It seems perplexing that since the control joint was invented by Raymond Clark in 1955, there have never been large-scale tests of the function and movement when subjected to shrinkage or thermal variations. The design was not complex. It’s what is known in today’s market as the double V or M expanded flange control joint (Figure 1). This design hasn’t changed much since conception. One thing that is justified to mention is the original design showed the joint tied to lath that was continuous behind it. The patent was filed in 1962 and it has been used in exterior stucco applications ever since.
The engineering community is an educated group of professionals. Even though they, as an industry, have never conducted any testing of their own, physics and theory leaves them to believe cutting the lath is better. Some of the theory may be based on concrete performance because concrete has been tested in every manner possible. In my opinion, we can’t compare the two. The only common ingredients are cement, water and sand. They are far from comparable materials, due to the configuration and use of concrete vs. stucco. Stucco and concrete have more differences than similarities. Concrete is mixed by weight, stucco by volume.
In early 2015, The ASTM International C11.03, which governs lath and plaster assemblies, gypsum and related building materials and assemblies, issued a call for position papers on control joints. Many papers were submitted by our members. The position papers were intended to help bring consensus within our committee; they did not. Most in the design community held firm on the stance the lath needs to be cut at control joints to limit cracking in stucco. Many contractors and technical bureaus that have decades of stucco installation with continuous lath at control joints do not agree. They, like myself, have seen plaster crack over continuous lath and with the lath cut.
It was in this time-frame I had approached Bill Coltzer of Z6 Commissioning, ISO accredited, with the idea of a large-scale test. He was very receptive to the idea of doing what has not been done and basically testing anything. The Z6 Testing Facility is in Galveston, Texas, about 60 miles southeast of Houston on the upper coast of the Gulf of Mexico. Our mockup wall faces southeast. Z6 provided testing, the facility, construction documents, BIM, field technicians, engineering, deflection test and instruments for measurement.
When I approached Chad Dupree of Diversified Plastering about what we were about to do he was all in. I mean all in; including all of the labor to erect scaffold, lathing and plastering the mock up and providing the scaffold. Dupree was about to be the incoming President for the Texas Lathing and Plastering Association. This endeavor, as well as another father/son presidency of the TLPCA, will become another of his legacies. Dupree had interest because they do large projects that many times have third party inspectors or an envelope commissioning firm overseeing the stucco assemblies. Diversified Plastering is a highly respected contractor in the Texas market for 40-plus years.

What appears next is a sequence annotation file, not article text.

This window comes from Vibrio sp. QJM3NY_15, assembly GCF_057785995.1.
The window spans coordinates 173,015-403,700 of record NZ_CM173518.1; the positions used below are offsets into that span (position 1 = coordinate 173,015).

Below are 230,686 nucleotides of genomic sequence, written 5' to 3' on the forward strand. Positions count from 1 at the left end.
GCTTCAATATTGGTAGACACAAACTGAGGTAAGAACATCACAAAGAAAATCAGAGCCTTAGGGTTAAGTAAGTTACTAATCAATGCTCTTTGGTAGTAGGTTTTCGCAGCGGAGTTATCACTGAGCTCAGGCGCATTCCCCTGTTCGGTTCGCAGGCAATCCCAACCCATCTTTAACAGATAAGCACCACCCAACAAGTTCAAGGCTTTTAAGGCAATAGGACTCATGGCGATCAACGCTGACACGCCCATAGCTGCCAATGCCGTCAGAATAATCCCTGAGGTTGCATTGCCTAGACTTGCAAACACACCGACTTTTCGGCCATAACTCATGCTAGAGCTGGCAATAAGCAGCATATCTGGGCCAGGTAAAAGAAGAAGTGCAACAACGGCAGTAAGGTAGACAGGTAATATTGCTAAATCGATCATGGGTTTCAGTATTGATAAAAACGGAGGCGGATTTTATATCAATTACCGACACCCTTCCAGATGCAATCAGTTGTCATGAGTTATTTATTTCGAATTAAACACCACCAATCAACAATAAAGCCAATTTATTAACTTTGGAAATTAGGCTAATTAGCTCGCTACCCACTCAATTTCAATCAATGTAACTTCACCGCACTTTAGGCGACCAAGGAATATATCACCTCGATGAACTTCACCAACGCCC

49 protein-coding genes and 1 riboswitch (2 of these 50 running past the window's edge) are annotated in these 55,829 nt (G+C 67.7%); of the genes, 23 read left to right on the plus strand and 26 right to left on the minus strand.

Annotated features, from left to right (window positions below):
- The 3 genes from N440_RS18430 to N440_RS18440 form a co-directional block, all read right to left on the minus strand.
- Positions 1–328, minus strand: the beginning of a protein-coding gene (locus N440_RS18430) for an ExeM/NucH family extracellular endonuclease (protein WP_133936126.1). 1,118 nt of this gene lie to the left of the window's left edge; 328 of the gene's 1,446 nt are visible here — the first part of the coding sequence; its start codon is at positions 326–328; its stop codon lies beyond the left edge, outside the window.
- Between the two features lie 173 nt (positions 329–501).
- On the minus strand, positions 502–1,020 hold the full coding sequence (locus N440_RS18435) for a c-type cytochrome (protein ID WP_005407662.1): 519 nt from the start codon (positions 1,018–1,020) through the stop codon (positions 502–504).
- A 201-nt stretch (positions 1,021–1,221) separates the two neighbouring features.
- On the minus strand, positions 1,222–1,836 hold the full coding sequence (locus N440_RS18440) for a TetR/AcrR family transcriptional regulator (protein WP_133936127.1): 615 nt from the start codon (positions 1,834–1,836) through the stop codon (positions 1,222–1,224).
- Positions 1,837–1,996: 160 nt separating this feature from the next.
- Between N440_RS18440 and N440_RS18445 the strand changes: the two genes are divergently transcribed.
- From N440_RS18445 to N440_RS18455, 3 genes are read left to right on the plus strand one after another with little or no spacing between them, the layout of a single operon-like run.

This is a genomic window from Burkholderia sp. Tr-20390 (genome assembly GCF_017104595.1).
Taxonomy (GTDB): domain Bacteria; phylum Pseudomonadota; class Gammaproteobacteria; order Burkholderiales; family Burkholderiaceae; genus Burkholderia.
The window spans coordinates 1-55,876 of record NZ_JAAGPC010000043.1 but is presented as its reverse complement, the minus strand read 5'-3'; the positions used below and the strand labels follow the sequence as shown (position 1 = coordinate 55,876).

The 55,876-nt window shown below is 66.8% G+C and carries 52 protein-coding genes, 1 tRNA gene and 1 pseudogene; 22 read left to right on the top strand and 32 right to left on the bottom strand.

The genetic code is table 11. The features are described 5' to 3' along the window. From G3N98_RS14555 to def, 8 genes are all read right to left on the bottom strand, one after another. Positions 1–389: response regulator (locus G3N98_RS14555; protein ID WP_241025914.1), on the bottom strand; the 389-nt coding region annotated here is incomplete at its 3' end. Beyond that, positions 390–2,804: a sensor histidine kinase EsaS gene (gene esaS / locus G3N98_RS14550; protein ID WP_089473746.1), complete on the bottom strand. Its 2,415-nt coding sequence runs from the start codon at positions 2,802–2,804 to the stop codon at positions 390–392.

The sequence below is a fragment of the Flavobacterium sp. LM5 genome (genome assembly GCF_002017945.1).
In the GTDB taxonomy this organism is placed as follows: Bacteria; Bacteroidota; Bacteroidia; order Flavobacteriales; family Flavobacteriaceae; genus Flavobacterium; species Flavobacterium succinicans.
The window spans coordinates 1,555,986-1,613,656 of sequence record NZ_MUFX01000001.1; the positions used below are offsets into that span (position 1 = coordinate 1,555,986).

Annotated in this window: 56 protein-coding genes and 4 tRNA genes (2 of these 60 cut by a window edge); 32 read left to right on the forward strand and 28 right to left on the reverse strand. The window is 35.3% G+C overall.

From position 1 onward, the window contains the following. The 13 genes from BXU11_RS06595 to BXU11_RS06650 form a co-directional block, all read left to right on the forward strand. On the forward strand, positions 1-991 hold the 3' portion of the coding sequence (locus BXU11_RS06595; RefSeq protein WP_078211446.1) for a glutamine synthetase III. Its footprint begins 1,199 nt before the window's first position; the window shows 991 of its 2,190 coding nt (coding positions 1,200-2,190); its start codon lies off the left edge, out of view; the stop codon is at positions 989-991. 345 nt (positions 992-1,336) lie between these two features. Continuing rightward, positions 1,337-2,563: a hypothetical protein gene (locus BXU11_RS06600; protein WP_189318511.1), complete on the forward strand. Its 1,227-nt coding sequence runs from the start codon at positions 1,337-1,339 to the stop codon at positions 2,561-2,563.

This collaboration of participants for our study came together for a common goal, to establish a benchmark on best performance of a stucco assembly. All of our materials were donated by suppliers and manufacturers.
Prior to 2000, the ASTM 1063 was just a reference standard for the A&E community. When the International Building Code incorporated the ASTM standards into the code by reference they became the authority on control joint installation. Many years of proven, good performance over continuous lath was no longer recognized by the code officials or consultants. Documents about continuous lath were considered anecdotal. This created a dissension in the industry. Many members of the associations I have belonged to continue to install in this manner unless specified to cut the lath. A problem associated with cutting the lath with no framing member to attach the lath into is a phenomenon known as “end curling.” The lath that is cantilevered or unattached cures in a manner that allows the plane of the stucco to offset.
Scope of Work
The drawings and specifications for our research were developed to coincide with typical wood frame construction and common practices in the field with stucco applications with exceptions. The wall assembly is typical #2 yellow pine spaced 16 inch on center. The sheathing is 7/16-inch OSB attached to the framing with 1½-inch deck mate screws. The sheathing was installed in a running bond pattern (staggered ends) and spaced 1/8 inch at the edges and sides. This installation is contrary to common building practices in Houston.